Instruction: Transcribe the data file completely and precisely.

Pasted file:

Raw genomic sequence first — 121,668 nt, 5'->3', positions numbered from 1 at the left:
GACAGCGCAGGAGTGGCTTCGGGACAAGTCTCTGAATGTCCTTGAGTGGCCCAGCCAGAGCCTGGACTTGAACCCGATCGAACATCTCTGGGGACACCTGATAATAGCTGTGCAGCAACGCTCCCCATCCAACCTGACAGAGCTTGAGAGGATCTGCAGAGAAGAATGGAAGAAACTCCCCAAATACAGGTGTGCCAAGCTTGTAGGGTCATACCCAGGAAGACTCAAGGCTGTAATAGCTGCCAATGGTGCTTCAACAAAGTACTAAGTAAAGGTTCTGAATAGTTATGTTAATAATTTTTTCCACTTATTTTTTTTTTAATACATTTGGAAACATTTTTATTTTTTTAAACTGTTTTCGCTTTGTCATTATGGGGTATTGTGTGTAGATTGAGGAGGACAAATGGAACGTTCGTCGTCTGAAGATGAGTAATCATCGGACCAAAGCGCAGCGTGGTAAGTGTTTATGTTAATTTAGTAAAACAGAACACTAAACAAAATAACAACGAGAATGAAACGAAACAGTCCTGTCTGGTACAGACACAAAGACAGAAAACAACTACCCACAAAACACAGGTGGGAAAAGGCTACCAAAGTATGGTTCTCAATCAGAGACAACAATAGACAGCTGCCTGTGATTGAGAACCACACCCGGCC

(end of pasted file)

Raw genomic sequence first — 121,668 nt, 5'->3', positions numbered from 1 at the left:
GACAGCGCAGGAGTGGCTTCGGGACAAGTCTCTGAATGTCCTTGAGTGGCCCAGCCAGAGCCTGGACTTGAACCCGATCGAACATCTCTGGGGACACCTGATAATAGCTGTGCAGCAACGCTCCCCATCCAACCTGACAGAGCTTGAGAGGATCTGCAGAGAAGAATGGAAGAAACTCCCCAAATACAGGTGTGCCAAGCTTGTAGGGTCATACCCAGGAAGACTCAAGGCTGTAATAGCTGCCAATGGTGCTTCAACAAAGTACTAAGTAAAGGTTCTGAATAGTTATGTTAATAATTTTTTCCACTTATTTTTTTTTTAATACATTTGGAAACATTTTTATTTTTTTAAACTGTTTTCGCTTTGTCATTATGGGGTATTGTGTGTAGATTGAGGAGGACAAATGGAACGTTCGTCGTCTGAAGATGAGTAATCATCGGACCAAAGCGCAGCGTGGTAAGTGTTTATGTTAATTTAGTAAAACAGAACACTAAACAAAATAACAACGAGAATGAAACGAAACAGTCCTGTCTGGTACAGACACAAAGACAGAAAACAACTACCCACAAAACACAGGTGGGAAAAGGCTACCAAAGTATGGTTCTCAATCAGAGACAACAATAGACAGCTGCCTGTGATTGAGAACCACACCCGGCC